Episode 7 - Dave Oliver, part 1: Most Common Clinician Faults

Professional Background:

Originally from England trained at University of Bradford in 1993 with first years exposed to a hospital setting and patient types.  He was exposed more to Cyriax and selective tension principles but wasn’t satisfied with using it for the spine.  Maitland approach was a large part of his training but he never bought in to its principles.  He was exposed to some McKenzie lectures in his schooling but it was’t until a Part C course that he better understood and began to more accurately use it.  Since 2002 or 2003 he’s been using Mechanical Diagnosis & Therapy exclusively.  He underwent the diploma program in Mechanical Diagnosis & Therapy in 2003 and upon completion he wanted to go further and so he pursued a faculty position.


He finds consistent deficiencies with students in their assessment.

Firstly, setting baselines and retesting appropriately to direct care.  Secondly, he sees history taking flaws of not having as purposeful questions and not allowing the flow of the interview and the next question to be directed by the answer of the previous question. He views the development of EMR use as having the potential to disrupt the natural flow of the history taking and deter capturing information that would help identify the classification.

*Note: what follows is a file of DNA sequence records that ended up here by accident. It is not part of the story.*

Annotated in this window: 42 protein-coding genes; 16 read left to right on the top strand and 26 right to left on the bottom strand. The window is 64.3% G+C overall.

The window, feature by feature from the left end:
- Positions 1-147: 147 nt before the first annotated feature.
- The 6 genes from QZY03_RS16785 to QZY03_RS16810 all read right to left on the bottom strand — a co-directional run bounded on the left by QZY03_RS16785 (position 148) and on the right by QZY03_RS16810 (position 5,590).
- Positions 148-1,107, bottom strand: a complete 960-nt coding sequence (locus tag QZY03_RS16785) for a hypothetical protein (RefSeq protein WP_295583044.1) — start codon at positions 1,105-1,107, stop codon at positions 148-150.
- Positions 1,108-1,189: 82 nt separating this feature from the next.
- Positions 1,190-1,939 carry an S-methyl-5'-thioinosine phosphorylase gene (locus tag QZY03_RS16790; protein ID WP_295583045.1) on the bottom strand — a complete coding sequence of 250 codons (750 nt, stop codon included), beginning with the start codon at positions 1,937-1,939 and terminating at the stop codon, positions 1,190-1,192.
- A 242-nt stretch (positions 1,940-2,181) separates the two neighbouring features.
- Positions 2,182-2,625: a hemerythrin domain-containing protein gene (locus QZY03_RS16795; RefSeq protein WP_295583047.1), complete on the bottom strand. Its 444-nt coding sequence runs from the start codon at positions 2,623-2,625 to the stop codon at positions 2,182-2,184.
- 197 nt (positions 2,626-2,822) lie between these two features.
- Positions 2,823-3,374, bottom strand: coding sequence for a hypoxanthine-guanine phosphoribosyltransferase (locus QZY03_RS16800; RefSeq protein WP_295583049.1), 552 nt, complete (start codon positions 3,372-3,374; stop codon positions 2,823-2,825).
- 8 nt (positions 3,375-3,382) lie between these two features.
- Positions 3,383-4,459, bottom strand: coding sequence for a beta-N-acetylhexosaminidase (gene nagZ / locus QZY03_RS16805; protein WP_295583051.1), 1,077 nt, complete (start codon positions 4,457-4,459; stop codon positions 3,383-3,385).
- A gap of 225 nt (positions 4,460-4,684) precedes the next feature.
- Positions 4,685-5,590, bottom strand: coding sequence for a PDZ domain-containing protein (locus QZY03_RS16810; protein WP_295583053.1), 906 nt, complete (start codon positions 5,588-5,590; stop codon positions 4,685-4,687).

He views deficiencies with classifying patients as another issue that he sees a lot.


A meaningful quote that Dave believes is relevant to the mechanical clinician is from his background training in Cyriax which is, “Never assume anything”

“Heal thyself.” from Robin McKenzie is another quote he believes is important to remember.  He doesn’t want to be thought of as “fixing” patients but he rather teaches his patient to manipulate their environment to heal tissue.


Greatest Challenges:

A large barrier we face as conservative musculoskeletal providers is lacking in direct access and the different philosophy that most physicians have.  The healthcare system in the US is dysfunctional in that it pays for what one does to the patient.  That impacts a lack of referrals from other discipline clinicians also seeing patients with musculoskeletal and not fully understand what we do.

He offers encouragement that possibly society will ultimately seek more effective care that is cost-efficient.